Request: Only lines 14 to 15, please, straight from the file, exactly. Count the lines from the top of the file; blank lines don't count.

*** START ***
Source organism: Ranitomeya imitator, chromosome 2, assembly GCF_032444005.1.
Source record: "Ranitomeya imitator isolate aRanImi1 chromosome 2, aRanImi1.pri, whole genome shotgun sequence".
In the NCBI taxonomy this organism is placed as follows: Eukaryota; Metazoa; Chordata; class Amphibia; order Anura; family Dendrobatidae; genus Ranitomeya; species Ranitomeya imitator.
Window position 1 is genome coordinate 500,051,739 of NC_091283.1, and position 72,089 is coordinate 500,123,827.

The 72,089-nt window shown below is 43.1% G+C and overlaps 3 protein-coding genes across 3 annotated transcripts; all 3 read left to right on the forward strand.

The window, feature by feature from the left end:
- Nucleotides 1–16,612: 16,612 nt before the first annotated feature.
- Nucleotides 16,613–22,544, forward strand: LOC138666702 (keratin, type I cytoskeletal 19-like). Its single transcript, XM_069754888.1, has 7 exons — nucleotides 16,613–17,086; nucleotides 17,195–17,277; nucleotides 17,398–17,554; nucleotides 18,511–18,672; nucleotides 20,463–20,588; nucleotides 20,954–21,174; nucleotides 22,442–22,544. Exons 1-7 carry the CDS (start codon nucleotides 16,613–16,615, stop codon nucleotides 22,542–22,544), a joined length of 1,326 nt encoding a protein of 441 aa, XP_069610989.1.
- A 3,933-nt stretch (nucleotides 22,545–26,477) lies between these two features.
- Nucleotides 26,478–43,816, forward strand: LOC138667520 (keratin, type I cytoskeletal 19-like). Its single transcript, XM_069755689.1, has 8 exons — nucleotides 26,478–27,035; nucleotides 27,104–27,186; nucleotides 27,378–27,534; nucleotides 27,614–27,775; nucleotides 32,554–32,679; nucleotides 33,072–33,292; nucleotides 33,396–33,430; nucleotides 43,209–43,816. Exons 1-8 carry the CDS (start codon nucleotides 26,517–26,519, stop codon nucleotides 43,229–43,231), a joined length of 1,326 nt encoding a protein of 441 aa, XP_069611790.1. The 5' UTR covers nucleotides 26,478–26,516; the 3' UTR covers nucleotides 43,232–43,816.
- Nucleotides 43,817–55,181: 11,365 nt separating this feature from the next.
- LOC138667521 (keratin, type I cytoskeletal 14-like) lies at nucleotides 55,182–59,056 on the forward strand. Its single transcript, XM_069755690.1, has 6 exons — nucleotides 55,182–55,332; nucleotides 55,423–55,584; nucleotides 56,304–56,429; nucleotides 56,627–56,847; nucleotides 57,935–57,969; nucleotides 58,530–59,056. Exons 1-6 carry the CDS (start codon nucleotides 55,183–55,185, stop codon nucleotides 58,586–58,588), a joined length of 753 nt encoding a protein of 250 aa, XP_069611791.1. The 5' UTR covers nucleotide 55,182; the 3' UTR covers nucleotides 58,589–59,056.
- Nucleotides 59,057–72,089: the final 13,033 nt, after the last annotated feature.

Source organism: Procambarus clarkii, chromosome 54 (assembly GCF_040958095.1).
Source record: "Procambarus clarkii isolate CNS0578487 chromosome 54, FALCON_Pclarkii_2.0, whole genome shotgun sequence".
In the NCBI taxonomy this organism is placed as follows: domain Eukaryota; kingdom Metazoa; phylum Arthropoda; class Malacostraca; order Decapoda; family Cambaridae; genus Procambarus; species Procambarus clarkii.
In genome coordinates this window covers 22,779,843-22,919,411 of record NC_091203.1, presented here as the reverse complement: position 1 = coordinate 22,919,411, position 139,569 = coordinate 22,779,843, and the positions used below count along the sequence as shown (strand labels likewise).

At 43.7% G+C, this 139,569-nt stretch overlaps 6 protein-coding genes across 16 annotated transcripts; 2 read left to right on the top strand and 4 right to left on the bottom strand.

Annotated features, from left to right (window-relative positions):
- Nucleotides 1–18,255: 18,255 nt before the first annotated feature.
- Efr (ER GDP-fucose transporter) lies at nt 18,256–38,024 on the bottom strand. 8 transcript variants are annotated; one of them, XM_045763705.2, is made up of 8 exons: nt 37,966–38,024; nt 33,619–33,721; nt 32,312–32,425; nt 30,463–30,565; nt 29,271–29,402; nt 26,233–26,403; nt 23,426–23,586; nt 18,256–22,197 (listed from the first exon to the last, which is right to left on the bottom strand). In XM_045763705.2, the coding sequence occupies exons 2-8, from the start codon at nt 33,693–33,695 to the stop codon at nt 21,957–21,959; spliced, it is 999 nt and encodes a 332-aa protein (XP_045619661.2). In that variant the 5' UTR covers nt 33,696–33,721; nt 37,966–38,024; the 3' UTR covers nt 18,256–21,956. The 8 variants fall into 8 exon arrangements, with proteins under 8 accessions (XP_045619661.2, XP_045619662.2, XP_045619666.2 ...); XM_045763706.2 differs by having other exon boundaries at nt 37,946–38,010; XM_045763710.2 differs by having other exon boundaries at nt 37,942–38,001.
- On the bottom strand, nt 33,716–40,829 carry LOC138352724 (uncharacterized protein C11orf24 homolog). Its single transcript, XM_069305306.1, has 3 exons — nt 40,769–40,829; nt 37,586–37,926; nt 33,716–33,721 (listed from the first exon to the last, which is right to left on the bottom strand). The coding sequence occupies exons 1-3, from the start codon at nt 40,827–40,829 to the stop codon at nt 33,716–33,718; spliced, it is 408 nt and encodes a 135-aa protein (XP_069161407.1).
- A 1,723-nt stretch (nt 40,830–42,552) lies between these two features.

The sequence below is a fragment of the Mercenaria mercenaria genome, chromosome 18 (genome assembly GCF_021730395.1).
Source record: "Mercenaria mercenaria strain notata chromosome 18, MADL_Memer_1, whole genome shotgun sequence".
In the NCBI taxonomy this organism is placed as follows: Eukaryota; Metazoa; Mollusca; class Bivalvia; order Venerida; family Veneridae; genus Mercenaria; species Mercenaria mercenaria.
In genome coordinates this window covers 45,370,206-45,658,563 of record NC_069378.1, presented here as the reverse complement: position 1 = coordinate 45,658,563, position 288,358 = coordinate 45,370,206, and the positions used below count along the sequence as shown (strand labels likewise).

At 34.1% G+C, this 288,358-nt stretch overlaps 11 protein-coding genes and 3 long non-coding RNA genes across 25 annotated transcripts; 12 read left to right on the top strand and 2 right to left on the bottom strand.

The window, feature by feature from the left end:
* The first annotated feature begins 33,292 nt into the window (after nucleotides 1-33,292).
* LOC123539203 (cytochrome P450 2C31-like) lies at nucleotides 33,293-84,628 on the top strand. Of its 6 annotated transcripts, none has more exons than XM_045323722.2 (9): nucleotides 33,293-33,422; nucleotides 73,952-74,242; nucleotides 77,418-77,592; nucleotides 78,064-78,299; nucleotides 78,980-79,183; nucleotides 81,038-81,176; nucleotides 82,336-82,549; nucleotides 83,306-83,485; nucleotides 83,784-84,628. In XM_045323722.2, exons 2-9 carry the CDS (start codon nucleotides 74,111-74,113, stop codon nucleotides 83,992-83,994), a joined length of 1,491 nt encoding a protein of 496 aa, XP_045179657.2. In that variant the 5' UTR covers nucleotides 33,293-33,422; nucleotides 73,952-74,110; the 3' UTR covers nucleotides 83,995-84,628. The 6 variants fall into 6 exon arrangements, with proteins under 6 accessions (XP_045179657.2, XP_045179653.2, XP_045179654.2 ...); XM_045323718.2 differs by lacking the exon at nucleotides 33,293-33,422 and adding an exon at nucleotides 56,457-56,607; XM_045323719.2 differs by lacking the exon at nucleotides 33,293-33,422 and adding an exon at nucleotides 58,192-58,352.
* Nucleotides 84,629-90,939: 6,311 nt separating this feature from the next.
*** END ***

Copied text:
Source organism: Procambarus clarkii, chromosome 54 (assembly GCF_040958095.1).
Source record: "Procambarus clarkii isolate CNS0578487 chromosome 54, FALCON_Pclarkii_2.0, whole genome shotgun sequence".